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Author Topic: Uses for a 4:1 voltage balun  (Read 596 times)
KG8JK
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Posts: 20




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« on: December 05, 2017, 03:04:00 AM »

Hello,
I picked up a 4:1 balun at Dayton last year and decided to give an OCF antenna a try. I put up an 80m  OCF and it works very well but I am getting some RF into the shack on 80m and a bit on 40m. After doing some research I learned (so at least I am learning something) that a current balun is much better for this application than a voltage balun. I am not looking to spend a bunch of money on this and would like to use the voltage balun that I have. What type of antenna would be better to use with the 4:1 voltage balun that I already have?  Would installing a ferite bead choke at the feedpoint help with the RF?

My goal is to have a multiband antenna with just one feedline going into the house (to keep the XYL happy).

Thanks
KG8JK
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W5DXP
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« Reply #1 on: December 05, 2017, 04:42:20 AM »

If you leave your antenna system as is and simply add a good 1:1 choke about 22 feet down from the feedpoint, you will have a Carolina Windom.

https://www.hamradiosecrets.com/image-files/windom-antenna.gif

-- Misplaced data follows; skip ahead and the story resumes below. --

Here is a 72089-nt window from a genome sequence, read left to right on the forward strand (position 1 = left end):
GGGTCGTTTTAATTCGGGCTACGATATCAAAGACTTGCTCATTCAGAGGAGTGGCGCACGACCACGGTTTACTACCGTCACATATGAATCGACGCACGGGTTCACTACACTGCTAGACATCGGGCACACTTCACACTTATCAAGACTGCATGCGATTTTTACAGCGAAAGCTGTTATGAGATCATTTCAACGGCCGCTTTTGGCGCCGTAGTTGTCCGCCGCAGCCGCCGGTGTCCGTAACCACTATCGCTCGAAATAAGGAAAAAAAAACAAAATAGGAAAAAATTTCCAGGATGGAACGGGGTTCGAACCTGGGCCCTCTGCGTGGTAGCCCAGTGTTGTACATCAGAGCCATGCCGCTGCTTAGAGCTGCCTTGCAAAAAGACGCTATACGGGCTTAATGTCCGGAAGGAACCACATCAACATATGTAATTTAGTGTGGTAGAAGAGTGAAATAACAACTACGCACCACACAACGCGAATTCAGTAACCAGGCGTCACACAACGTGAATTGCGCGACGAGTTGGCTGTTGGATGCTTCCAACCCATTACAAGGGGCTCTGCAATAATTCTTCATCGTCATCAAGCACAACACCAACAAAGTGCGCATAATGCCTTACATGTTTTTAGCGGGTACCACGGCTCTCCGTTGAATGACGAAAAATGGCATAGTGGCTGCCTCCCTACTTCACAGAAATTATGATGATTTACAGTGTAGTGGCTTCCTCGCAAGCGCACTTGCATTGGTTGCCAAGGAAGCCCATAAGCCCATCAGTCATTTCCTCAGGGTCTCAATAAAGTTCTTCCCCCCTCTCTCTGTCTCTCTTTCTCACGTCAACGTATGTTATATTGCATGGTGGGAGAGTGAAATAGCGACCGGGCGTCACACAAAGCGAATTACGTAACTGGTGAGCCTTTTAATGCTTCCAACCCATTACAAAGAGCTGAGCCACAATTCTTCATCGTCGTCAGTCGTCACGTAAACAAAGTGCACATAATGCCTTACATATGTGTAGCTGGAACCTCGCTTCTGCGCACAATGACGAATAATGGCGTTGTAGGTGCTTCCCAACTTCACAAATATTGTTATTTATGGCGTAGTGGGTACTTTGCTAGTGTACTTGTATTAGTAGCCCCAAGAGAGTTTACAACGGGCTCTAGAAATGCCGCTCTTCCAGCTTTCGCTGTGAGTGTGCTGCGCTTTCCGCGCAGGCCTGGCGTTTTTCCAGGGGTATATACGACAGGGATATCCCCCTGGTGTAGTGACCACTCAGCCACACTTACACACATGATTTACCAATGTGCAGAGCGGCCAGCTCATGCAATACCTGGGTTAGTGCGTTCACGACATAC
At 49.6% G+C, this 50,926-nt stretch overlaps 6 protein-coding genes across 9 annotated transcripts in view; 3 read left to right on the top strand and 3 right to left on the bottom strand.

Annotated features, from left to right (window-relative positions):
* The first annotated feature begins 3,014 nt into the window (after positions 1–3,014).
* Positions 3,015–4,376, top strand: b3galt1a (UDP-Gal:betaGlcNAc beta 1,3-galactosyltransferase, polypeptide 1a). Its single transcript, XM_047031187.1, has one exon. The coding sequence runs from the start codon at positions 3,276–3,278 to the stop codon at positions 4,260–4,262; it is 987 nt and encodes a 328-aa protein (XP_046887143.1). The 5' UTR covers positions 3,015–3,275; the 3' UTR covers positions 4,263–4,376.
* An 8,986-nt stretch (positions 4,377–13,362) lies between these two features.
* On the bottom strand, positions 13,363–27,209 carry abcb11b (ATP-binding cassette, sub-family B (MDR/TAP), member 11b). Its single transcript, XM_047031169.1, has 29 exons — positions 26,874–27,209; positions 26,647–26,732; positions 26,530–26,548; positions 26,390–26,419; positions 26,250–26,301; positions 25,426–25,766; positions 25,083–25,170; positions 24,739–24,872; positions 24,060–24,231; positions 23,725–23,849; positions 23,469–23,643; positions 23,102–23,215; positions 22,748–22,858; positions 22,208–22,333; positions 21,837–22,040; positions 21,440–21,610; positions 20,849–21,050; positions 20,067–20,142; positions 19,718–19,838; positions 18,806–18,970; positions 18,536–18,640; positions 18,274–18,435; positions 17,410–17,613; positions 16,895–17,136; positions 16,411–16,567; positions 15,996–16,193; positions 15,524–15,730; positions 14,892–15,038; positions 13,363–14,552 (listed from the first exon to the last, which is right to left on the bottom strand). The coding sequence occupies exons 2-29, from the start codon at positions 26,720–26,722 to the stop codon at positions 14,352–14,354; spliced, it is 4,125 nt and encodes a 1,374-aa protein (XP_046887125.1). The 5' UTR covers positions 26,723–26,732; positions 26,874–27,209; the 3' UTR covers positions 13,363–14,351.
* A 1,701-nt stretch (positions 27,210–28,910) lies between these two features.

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WB6BYU
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« Reply #2 on: December 05, 2017, 06:25:02 AM »

Adding an effective choke in the feedline or grounding the coax shield (for
example, via a lightning arrestor clamped to a ground rod), or a combination
of the two, may reduce your "RF-in-the-shack" problems. I would put the
choke at the feedpoint if possible, but other locations may work.


In my experience, large loop antennas seem to be less susceptible to
imbalance, and I often have used 4 : 1 voltage baluns for something like a
horizontal full wave loop.  If cut for about 3.55 MHz it should give a reasonable
SWR at some point on most HF bands.
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AE0Q
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« Reply #3 on: December 05, 2017, 06:52:25 AM »

If you leave your antenna system as is and simply add a good 1:1 choke about 22 feet down from the feedpoint, you will have a Carolina Windom.

https://www.hamradiosecrets.com/image-files/windom-antenna.gif


Here is the link to the whole page about the Carolina Windom:

https://www.hamradiosecrets.com/windom-antenna.html

I've used mine for contesting at portable locations with very good success.  The vertical component seems to work well.

Glenn AE0Q
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Glenn and V-NATCH Katie,
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http://www.hoopsandjumps.com/
http://funagility.webs.com/
N8CMQ
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Posts: 695




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« Reply #4 on: December 05, 2017, 07:11:47 AM »

Your antenna is an unbalanced design and any feedline is going to have common mode RF problems, as the feedline is in the RF field, and not at a neutral point.